= 1000000/3800000*100= 26.31%

Hence this 26.31% represents that the project is completed till this % in 2015. According to Drake, (2013), after this total expected revenue from the project will be multiplied by percentage of completion of project so that revenue earned till 2015 can be calculated on the basis of this (Drake, 2013).

Calculation of gross profit till 2015= Project completion %* Total estimated gross profit

Expected gross profit = Expected Gross Profit= Expected revenue – Expected Cost

= $ 5000000 - $ 3800000 = 1200000

Gross profit till 2015= 26.31 * 1200000 * 100 =$ 315720

Gross profit till 2015= $315720

Gross profit for year 2016

For this firstly we need to calculate the project completion percentage which will be calculated as follows.

Project completion %= Total Construction Costs to date/ Estimated cost of the contract 

Total Construction Cost of Sun City for the year 2015= $ 2800000

Total estimated cost of the contract = $ 4000000

= 2800000/4000000*100= 70%

Hence this 70% represents that the project is completed till this 70% in 2016. After this total expected revenue from the project will be multiplied by percentage of completion of project so that revenue earned till 2016 can be calculated on the basis of this.

According to Dziadosz et al., (2015), calculation of gross profit till 2016= Project completion %* Total estimated gross profit

Expected gross profit = Expected Gross Profit= Expected revenue – Expected Cost

= $ 5000000 - $ 4000000 = 1000000

Gross profit till 2016= 1000000 *70 * 100 =$ 700000

So the expected gross profit for the year 2016 is $700000- $315720

= $384280

Gross profit till 2016= $384280

Gross profit for year 2017

Gross profit for the year 2017 will be calculated as follows.

Gross profit for 2017= Total cost- profit recognized in the year 2016 and 2015 (Dziadosz, et. al., 2015)

Total cost = $5000000- $4000000

Total cost = $1000000

Profit in previous years = $ 315720 – $ 384280= $700000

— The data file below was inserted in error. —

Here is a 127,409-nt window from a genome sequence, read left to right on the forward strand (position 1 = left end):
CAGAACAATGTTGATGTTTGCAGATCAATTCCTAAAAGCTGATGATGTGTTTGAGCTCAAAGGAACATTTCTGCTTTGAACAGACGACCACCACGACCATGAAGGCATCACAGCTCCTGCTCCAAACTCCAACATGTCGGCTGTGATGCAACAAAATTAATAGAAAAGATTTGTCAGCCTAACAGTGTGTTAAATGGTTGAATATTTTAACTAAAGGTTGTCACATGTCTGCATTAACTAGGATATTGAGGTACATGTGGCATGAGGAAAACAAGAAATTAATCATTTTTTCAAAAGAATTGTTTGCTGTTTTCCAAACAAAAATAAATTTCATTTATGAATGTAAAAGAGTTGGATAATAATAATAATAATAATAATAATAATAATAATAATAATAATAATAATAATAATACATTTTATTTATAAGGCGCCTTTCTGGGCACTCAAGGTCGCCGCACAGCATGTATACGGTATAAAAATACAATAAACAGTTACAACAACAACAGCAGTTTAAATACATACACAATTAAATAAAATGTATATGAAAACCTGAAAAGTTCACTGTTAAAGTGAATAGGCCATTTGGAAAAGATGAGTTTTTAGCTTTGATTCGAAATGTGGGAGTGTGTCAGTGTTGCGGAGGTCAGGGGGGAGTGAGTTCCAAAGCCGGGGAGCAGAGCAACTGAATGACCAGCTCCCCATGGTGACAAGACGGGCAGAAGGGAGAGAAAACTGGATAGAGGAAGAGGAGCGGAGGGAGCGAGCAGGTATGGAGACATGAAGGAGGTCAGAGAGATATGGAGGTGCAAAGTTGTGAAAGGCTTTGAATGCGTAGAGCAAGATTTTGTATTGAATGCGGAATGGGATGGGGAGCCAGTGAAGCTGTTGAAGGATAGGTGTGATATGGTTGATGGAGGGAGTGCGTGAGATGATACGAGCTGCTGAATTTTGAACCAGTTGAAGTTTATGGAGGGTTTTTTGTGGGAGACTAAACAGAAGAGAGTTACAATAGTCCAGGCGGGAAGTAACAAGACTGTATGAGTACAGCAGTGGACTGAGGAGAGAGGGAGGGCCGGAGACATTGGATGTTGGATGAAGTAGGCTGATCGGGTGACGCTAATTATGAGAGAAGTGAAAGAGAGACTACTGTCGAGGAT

Profit for the year 2017= $ 1000000-$ 700000

Profit for the year 2017= $ 300000

(b) Journal entries using the percentage of completion method for year 2015

Journal entries for 2015 using the percentage completion method are as follows.        

Journal

 

Amount ($)

Amount ($)

Work in progress  a/c

Dr.

10,00,000

 

       To Accounts payable  a/c

Cr.

 

10,00,000

 

 

 

 

Contract Receivable a/c

Dr.

12,00,000

 

        To Progress Billing a/c

Cr.

 

12,00,000

 

 

 

 

Construction in process a/c

Dr.

315500

 

Construction Expenses a/c

Dr.

1000000

 

         To Construction Revenue a/c

Cr

 

1315500

 

 

 

 

(c) Journal entries for 2015 on assumption that stage of completion cannot be reliably assessed

Journal entries for 2015 on assumption that stage of completion cannot be reliably assessed are as follows (Hathorn, 2011)

Journal

 

Amount ($)

Amount ($)

Work in progress    a/c

Dr.

10,00,000

 

       To Accounts payable  a/c

Cr.

 

10,00,000

 

 

 

 

Accounts Receivable  a/c

Dr.

12,00,000

 

        To Billing a/c

Cr.

 

12,00,000

 

 

 

 

Bank A/c

Dr.

315500

 

         To Accounts Receivable a/c

Cr

 

1315500

 

 

 

 

Conclusion

This task is has concluded the implementation of a project that a project is likely to get completed in a specified time and so through this profits from that project for each year can also be calculated. This will help in identifying the expected profit from such project every year or also in the end year when project will gets completed. In this task relevant journal entries relating to the project has also been passed.

References

Drake, R. (2013). Delving into debentures. Equity, 27(2), 14.

Dziadosz, A., Tomczyk, A., & Kapli?ski, O. (2015). Financial risk estimation in construction contracts. Procedia Engineering, 122, 120-128.

Hathorn, J. (2011). Accounting for unprofitable construction contracts: a teaching note. Journal of Finance and Accountancy, 7, 1.

Hu, F., Percy, M. & Yao, D., (2015).Asset revaluations and earnings management: Evidence from Australian companies. Corporate Ownership and Control, 13(1), 930-939.

Laing, G., & Dunbar, K. (2015). EVA (TM) EPS, ROA and ROE as Measures of Performance in Australian Banks: A Longitudinal Study. Journal of Applied Management Accounting Research, 13(1), 41.

Milliman, (2015). Discount Rate for Australian Employee Benefits Liability Valuation. Milliman Report. Pp 1-84.

Strouhal, J. (2015). Historical Costs or Fair Value in Accounting: Impact on Selected Financial Ratios. Journal of Economics, Business, and Management, 3(5), 560-564.

Sun, L., (2015). Fair Value and Volatility in the Cases of Assets Securitization, Derivative Hedging and Loan Loss Provisioning. Theoretical Economics Letters, 5(05), 670-682.